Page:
What made you first pick up a camera? Was there a moment when you really fell in love with photography?
I guess I fell in love with photography when I started going out looking at exhibitions at galleries and museums early on in my development, in the early to mid-1970s. I had gotten my first camera from a family member when I was 15, but those exhibitions began to give me a sense of the possibilities for what I might do with the camera as an expressive tool.
You've talked a bit before about how the show Harlem on My Mind at the Met influenced you as a child. Can you talk about what having this retrospective at the Whitney (and at SFMOMA and High Museum) means to you now, especially in light of the past year?
The Harlem on My Mind exhibition, which I saw when I was 16 years old, was the first time I saw pictures of ordinary African Americans inside of a museum. It pretty much set the aspirational goal that I have now realized for some 40-odd years since having the first exhibition of my work at Studio Museum in Harlem in 1979. Being able to have my work placed alongside other works in the Whitney and other museums, and to have my work be a part of the conversation taking place around those objects given serious consideration in the space of the museum, has been an important goal of mine for a long time. It’s been equally as important for both younger Black artists and Black people who visit those spaces to see works made by a Black artist that engages in a complex notion of Black representation.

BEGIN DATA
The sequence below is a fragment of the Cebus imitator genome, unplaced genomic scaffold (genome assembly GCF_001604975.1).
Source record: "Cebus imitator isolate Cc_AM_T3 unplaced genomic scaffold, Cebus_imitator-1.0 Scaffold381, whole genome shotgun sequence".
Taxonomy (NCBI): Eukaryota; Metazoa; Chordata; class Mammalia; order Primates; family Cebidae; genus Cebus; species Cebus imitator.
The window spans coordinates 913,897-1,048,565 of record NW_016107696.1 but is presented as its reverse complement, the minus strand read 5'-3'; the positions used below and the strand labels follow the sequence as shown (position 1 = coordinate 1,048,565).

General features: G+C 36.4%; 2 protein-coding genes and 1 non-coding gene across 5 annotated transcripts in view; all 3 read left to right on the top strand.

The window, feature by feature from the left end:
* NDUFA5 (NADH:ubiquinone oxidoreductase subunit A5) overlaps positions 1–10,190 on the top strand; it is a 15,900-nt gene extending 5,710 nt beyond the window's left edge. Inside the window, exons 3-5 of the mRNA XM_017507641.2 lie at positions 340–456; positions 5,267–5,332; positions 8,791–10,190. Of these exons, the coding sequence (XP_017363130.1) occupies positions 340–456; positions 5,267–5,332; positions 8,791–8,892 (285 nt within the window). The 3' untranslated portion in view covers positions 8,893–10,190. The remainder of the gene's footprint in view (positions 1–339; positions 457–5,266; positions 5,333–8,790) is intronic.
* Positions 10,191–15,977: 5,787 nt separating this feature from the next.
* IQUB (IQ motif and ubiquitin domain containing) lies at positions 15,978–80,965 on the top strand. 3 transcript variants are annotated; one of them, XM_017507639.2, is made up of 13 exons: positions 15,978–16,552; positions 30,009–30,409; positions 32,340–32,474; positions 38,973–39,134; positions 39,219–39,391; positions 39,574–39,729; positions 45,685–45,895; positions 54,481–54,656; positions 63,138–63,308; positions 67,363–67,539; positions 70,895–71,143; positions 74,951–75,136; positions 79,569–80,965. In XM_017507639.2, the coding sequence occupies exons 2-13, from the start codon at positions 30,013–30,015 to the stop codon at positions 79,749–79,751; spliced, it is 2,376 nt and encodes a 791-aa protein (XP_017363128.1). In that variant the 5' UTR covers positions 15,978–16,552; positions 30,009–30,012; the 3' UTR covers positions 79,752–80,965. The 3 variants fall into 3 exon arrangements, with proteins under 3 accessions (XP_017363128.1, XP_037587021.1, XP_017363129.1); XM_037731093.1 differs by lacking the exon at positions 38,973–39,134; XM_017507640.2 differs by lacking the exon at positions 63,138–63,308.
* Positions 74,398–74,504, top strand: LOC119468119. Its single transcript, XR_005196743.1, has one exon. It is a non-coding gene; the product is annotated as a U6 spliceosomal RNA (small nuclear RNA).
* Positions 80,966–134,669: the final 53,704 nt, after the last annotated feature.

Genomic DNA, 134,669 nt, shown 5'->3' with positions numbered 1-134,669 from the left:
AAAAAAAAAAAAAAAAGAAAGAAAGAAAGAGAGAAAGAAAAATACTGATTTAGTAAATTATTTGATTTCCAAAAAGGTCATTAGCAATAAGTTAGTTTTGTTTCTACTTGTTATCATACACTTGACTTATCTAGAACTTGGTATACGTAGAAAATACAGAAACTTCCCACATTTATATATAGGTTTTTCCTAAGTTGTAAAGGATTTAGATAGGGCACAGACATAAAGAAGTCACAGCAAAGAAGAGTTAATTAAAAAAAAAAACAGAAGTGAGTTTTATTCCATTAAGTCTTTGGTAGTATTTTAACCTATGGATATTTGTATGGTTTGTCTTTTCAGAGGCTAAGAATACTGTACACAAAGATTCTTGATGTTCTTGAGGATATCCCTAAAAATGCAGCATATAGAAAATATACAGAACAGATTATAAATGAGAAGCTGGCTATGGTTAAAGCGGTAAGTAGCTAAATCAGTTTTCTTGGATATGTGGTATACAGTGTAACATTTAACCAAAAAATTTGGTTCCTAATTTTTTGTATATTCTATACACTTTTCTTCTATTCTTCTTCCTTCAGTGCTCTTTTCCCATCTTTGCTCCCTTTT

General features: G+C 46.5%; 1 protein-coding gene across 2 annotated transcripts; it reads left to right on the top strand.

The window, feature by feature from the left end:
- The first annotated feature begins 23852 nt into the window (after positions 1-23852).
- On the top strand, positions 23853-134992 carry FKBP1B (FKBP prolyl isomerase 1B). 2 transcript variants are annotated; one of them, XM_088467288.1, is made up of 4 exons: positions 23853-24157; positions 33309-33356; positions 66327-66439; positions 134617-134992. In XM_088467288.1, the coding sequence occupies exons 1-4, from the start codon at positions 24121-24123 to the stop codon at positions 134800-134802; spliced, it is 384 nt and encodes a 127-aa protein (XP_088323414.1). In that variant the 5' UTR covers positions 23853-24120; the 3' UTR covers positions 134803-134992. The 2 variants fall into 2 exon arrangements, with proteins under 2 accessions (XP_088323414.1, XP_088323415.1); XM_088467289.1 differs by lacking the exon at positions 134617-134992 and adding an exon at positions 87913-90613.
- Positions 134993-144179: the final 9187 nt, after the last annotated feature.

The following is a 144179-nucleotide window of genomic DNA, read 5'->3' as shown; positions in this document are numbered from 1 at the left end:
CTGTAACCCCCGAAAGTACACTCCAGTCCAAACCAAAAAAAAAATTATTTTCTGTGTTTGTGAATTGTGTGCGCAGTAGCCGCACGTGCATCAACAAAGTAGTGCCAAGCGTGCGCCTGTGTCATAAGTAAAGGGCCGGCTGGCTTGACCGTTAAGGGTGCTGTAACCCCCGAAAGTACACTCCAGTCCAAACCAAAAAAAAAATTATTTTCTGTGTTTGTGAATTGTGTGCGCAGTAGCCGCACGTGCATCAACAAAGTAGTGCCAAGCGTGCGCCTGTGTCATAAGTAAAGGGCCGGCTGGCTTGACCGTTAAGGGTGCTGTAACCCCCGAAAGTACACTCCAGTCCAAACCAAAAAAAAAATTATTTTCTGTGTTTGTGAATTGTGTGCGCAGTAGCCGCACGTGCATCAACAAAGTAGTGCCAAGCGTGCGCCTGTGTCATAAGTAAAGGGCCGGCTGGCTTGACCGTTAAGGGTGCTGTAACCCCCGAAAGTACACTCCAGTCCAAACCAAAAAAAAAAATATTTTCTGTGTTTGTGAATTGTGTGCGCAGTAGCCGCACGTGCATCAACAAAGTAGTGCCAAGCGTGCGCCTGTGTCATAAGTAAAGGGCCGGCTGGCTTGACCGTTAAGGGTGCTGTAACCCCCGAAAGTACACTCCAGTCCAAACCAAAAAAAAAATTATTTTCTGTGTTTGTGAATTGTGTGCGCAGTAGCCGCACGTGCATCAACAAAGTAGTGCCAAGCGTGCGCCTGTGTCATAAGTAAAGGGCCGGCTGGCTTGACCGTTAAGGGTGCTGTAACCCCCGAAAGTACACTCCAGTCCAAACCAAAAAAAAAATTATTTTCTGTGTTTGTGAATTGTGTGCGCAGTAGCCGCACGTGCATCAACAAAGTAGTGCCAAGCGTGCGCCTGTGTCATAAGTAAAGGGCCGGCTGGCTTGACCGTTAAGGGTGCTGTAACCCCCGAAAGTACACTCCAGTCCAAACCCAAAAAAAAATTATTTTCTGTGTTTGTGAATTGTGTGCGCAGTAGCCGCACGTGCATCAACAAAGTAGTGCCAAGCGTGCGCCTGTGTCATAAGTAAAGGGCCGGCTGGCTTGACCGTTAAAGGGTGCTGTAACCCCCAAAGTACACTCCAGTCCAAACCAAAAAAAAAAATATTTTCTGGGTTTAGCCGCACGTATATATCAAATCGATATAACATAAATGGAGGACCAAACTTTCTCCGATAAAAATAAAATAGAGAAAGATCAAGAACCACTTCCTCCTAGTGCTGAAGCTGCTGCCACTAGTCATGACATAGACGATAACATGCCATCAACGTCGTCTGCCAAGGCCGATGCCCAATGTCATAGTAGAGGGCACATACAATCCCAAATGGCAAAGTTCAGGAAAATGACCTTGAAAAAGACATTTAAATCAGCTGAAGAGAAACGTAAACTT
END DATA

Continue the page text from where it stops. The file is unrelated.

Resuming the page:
How would you like to see museums be more accessible to more people?
As museums become more ambitious and expansive architecturally, the price of admission needed to sustain them has become increasingly prohibitive. I would hope that museums would continue to have days and times when admission is free to the public to make that experience a more broadly accessible one, and to broadly publicize those free days so people know that they have access to them regardless of income. I also think museums can continue to do more through their programming to host admission-free programs that tackle issues of interest to the larger social community, and do that with a diverse group of artists, educators, scholars, curators, and others. Museums have an obligation to construct a more inclusive sense of art history through their exhibition and acquisition programming. The current moment calls for an even greater degree of social accountability, and museums need to continue to find ways to collapse the walls between the institution and the broader social community.